GLOSSARY OF OFTEN USED ABA TERMS
A-B-C DATA: A description of a behavior in terms of the Antecedent (A) to the behavior, the Behavior (B), and the Consequence (C) of the behavior. The antecedent is what happened immediately before the behavior, such as being ignored, wanting an item, wanting to escape a demand. The behavior is a detailed description of what the behavior looks like, for instance “tantrum” can be described as kicking, throwing objects, etc. The consequence is what was the immediate response to the behavior. This may include ignoring the behavior, giving the item to the learner, etc.
ABLL’s™-R: The Assessment of Basic Language and Learning Skills-Revised, developed by Dr. James Partington, is a criterion referenced assessment and tracking system based on B.F. Skinner’s functional analysis of language.
APPLIED BEHAVIOR ANALYSIS: The application of the science of learning to socially significant human behavior.
APRAXIA: A brain/motor speech disorder. The brain cannot effectively coordinate the muscle movements necessary to say words, specific sounds or syllables.
BCBA: Board Certified Behavior Analyst. Requirements for this certification include completing a prescribed number of University Master’s level coursework, completing 1500 hours of clinical work under the supervision of a Board Certified Behavior Analyst, and passing the required written board exam. Continuing education credits are required for recertification every 2 years. The BCBA’s include but are not limited to conducting assessments, writing behavior plans and treatment programs, training staff and parents.
DISCRETE TRIAL TEACHING (DTT): One teaching strategy used in ABA to acquire new skills. Discrete trial is teacher directed, massed trial instruction. Highly preferred reinforcers are used to increase the probability of correct responding, and clear, concise contingencies are applied throughout the teaching trial.
ECHOIC: Repeating a modeled heard utterance, sound or word. This is an essential skill in learning verbal operant behavior.
ECHOLALIA: Consistent repetition of vocalizations made by another individual. This may be immediate or delayed. Echolalia may not be productive or meaningful in learning verbal behavior but is more productive than not making any sounds at all.
EXTINCTION: The process of withholding reinforcement from a previously reinforced behavior to decrease the probability of the behavior occurring in the future. It is essential to know the function of the behavior for extinction to be an effective strategy. For example, if a learner tantrums to get his/her parents attention, then no attention should be given to the tantrum. Tantrums will eventually fade out. Ethically, it is important to teach an acceptable, functional replacement behavior such as functional communication (i.e. asking for a hug).
EXTINCTION BURST: This almost always occurs during an extinction process; the behavior will “get worse, before it gets better”. The behavior will temporarily increase in intensity and/or frequency and variability. If the behavior is deemed to be dangerous to the learner, others or property then an extinction process should not be used.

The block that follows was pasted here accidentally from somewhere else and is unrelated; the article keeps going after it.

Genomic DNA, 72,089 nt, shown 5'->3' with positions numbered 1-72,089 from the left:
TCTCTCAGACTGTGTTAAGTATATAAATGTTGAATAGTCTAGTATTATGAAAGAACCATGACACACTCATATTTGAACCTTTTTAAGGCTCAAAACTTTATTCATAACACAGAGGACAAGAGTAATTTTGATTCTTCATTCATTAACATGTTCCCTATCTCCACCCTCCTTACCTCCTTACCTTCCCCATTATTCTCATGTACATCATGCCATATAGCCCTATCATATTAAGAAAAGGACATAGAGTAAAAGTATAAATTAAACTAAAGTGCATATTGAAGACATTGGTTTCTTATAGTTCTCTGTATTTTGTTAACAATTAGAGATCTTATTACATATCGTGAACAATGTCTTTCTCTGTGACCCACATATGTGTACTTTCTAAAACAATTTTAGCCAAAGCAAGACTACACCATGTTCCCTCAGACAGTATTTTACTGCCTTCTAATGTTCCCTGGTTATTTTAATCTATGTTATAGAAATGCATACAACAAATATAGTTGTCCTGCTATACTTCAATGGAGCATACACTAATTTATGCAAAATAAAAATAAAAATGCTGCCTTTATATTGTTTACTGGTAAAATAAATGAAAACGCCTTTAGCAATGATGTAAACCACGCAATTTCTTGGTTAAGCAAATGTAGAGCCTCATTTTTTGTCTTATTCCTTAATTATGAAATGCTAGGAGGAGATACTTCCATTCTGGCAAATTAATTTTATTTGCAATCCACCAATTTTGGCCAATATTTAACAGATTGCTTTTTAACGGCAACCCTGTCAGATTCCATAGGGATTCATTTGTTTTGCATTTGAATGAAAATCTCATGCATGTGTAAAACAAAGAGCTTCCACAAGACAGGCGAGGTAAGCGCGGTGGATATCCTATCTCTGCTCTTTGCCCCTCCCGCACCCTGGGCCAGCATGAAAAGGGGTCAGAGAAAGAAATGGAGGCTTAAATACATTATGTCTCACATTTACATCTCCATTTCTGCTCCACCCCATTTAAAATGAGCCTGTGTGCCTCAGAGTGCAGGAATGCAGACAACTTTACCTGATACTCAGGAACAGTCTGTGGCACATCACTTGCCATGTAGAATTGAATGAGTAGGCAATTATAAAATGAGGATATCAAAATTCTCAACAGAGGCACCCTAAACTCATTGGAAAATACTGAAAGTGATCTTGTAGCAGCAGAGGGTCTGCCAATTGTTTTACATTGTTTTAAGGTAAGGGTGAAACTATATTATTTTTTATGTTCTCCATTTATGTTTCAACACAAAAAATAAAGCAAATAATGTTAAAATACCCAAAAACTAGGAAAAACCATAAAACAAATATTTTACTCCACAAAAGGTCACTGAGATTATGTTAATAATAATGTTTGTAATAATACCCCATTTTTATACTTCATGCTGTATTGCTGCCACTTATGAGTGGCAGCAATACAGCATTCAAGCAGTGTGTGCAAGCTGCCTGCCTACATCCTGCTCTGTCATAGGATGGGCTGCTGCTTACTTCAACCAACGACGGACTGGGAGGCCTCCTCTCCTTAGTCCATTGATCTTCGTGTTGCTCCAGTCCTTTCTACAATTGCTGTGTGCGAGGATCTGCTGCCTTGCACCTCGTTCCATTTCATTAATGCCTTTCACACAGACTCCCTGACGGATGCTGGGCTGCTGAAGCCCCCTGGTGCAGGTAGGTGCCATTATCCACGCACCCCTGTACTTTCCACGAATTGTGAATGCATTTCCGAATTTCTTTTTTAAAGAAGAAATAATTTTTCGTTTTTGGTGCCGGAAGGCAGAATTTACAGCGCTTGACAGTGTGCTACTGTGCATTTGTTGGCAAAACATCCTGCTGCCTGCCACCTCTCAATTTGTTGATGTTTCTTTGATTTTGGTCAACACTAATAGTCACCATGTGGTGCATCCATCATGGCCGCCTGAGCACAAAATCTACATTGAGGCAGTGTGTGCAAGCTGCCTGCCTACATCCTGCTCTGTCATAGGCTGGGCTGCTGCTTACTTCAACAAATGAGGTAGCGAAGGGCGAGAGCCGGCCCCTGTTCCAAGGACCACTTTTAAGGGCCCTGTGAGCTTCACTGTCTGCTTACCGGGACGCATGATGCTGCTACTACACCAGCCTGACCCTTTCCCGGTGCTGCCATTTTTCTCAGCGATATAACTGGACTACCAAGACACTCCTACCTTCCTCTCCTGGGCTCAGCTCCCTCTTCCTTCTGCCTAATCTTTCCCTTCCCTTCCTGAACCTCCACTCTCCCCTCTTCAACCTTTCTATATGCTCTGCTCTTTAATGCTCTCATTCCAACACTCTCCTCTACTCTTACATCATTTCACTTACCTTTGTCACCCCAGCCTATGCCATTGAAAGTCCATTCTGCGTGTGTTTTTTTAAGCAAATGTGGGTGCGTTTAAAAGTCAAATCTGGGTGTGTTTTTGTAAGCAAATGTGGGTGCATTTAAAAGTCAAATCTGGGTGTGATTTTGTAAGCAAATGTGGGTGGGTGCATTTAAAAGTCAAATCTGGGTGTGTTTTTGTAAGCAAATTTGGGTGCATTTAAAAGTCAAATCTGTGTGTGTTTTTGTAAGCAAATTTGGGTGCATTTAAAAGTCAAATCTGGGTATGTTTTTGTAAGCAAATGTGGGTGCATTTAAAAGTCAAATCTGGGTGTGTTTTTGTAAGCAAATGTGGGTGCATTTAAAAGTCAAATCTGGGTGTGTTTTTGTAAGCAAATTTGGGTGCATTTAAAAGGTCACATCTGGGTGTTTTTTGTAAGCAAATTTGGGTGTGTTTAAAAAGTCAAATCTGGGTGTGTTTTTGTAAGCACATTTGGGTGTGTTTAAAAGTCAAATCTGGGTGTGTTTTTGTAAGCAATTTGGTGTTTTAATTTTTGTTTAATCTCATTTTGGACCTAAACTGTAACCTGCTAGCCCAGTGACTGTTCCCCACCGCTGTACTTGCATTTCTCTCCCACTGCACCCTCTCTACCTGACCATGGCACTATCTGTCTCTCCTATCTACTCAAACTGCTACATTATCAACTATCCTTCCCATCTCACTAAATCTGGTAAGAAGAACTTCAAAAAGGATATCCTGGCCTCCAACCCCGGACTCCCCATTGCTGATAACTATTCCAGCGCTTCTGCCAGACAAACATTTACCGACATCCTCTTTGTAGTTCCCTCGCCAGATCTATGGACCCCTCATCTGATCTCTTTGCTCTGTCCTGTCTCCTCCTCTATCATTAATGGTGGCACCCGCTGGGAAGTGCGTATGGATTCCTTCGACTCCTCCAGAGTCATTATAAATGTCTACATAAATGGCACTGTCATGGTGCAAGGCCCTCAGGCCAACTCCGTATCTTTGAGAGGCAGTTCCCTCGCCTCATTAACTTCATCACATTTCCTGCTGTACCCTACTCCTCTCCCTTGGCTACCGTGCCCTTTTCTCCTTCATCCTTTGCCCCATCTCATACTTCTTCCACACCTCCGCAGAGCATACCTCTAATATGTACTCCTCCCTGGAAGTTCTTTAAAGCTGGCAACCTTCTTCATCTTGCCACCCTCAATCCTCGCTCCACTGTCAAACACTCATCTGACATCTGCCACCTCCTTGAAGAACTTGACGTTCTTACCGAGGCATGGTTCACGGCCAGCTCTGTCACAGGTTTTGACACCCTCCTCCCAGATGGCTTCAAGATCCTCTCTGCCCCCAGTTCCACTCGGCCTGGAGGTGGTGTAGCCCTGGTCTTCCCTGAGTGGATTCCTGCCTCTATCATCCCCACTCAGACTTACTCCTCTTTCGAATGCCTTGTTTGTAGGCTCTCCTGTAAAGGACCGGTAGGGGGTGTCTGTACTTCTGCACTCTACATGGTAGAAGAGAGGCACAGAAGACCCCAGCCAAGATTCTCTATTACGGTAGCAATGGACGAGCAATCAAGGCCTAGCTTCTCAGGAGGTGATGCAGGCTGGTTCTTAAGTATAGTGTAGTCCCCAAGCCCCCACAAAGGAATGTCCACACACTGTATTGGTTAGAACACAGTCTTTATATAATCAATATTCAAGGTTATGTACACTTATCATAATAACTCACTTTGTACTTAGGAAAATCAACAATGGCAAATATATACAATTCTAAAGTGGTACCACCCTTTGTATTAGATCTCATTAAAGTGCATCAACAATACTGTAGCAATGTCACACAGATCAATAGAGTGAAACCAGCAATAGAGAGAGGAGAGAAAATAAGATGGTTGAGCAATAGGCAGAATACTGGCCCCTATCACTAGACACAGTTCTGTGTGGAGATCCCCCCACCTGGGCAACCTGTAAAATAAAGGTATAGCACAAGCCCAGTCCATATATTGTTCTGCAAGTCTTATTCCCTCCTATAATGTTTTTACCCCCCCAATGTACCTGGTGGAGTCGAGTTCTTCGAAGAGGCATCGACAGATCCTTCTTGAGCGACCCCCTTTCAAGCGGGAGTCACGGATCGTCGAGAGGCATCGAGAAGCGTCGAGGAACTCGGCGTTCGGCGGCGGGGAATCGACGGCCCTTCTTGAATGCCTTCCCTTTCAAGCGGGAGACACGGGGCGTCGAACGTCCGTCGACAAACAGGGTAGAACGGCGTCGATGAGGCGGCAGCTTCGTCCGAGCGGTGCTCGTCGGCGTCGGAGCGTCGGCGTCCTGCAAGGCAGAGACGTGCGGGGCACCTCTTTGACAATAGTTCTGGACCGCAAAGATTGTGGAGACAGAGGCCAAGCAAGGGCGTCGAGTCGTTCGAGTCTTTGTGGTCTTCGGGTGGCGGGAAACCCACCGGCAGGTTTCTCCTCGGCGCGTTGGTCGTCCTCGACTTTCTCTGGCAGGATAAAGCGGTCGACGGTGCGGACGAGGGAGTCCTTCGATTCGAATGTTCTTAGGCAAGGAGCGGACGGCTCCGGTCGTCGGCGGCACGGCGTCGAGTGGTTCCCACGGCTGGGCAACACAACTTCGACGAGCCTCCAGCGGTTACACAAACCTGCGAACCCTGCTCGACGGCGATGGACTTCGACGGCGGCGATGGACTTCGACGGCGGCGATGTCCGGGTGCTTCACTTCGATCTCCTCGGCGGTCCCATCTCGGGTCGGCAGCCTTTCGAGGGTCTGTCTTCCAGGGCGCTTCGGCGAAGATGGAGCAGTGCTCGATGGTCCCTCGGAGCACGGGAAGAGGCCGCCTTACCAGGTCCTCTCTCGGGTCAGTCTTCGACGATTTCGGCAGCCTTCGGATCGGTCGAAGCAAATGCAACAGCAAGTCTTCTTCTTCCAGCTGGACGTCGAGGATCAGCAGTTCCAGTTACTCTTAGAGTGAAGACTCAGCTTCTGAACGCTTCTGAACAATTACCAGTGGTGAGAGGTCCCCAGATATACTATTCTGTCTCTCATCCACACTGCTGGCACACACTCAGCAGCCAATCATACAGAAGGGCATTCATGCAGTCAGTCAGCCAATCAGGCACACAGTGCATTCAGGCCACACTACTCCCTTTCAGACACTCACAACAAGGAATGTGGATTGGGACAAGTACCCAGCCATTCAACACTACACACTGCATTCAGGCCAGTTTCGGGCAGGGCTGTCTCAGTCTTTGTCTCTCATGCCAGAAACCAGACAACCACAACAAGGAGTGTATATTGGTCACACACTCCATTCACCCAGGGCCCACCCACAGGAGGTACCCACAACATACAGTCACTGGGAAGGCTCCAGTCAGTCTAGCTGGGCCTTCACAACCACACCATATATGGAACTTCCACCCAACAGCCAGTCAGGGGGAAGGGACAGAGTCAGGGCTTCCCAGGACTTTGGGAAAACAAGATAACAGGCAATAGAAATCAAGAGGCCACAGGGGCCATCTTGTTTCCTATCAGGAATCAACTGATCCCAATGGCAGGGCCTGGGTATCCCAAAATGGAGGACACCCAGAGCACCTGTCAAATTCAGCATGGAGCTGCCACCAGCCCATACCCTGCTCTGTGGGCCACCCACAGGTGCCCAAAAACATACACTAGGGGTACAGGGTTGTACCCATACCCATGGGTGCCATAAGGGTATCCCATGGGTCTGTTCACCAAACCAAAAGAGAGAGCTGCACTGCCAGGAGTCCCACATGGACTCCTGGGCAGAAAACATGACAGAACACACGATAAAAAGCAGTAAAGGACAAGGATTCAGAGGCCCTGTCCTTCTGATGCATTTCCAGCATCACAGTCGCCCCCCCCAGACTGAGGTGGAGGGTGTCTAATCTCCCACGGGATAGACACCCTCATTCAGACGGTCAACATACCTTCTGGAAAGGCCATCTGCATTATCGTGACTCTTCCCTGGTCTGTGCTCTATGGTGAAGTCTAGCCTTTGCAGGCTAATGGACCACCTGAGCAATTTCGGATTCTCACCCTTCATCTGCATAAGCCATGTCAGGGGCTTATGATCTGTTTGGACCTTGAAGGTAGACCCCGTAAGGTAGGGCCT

GENERALIZATION: A new behavior or skill that occurs in the presence of a novel person, place or stimulus not previously associated with teaching.
INDIVIDUALS WITH DISABILITIES ACT (IDEA): This law guarantees a free and appropriate public education (FAPE) and related services for children with special needs to prepare them for independent living and employment across their life span.
INCIDENTAL TEACHING: Teaching that follows the learner’s lead in a naturally occurring way. Incidental teaching is used to program for generalization and maintenance and promote enhanced speech.
INDIVIDUALIZED EDUCATION PROGRAM (IEP): This is a legal required document for each learner (up to age 21) that receives special education and related services due to a disability as stated in the Individuals with Disabilities Acy (IDEA). The IEP is a collaboration effort of the Child Study Team which includes teachers, school administrators, related services personnel, parents, advocates, and the learners themselves when appropriate. The IEP outlines the specific educational goals and objectives for the learner and describes the services that will be provided to achieve those goals.
INDIVIDUALIZED FAMILY SERVICE PLAN (IFSP): This is a document that serves learners aged 0-3yrs. who require early intervention services. Similar to an IEP, and also guaranteed through IDEA , the IFSP identifies and describes the services necessary for the individual learner to achieve developmental objectives. Family members and service providers, together, determine how best to plan, implement and assess services and progress.
INTERMITTENT REINFORCEMENT: Reinforcing a specific behavior some of the time, but not each time the behavior occurs. This can lead to strengthening a behavior and leads to extinction resistance. Everyone involved with the learner should be on the same schedule of reinforcement to either increase skill acquisition or decrease problem behavior.
INTRAVERBAL: The basis of social verbal exchange/conversation. The learner’s verbal response is controlled by the verbal responses of others. Fill-ins are an example of a simple intraverbal “Twinkle, twinkle, little _______”. The learner would fill in “star”.